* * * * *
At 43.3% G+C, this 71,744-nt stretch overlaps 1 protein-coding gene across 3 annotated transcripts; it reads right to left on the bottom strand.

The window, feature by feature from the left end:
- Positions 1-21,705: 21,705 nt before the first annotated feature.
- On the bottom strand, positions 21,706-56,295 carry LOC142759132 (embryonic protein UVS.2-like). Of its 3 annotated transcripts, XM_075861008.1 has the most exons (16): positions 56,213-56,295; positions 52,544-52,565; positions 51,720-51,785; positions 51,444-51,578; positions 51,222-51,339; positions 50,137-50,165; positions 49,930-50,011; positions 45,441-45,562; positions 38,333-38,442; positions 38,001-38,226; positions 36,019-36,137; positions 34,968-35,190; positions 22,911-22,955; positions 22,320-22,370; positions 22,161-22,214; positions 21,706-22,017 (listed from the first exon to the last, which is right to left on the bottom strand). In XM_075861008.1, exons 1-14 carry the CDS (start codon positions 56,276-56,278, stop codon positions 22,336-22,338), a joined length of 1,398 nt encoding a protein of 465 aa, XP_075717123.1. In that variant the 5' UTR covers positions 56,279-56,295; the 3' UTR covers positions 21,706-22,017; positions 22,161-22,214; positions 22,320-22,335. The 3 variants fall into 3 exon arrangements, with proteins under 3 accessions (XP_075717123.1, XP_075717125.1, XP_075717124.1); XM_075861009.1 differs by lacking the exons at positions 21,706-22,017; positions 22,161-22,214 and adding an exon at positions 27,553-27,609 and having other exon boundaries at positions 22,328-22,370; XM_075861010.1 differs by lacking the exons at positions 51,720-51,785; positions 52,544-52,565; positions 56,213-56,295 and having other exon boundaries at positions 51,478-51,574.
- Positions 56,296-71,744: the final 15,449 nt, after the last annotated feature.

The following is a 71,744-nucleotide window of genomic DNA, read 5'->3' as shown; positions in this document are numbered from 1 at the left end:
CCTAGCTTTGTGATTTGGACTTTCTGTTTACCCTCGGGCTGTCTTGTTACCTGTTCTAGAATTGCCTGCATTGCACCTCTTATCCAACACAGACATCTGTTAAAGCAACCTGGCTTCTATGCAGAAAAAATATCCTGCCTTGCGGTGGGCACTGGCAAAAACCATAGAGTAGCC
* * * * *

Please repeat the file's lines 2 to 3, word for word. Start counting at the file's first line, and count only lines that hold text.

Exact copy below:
The window, feature by feature from the left end:
- Positions 1-21,705: 21,705 nt before the first annotated feature.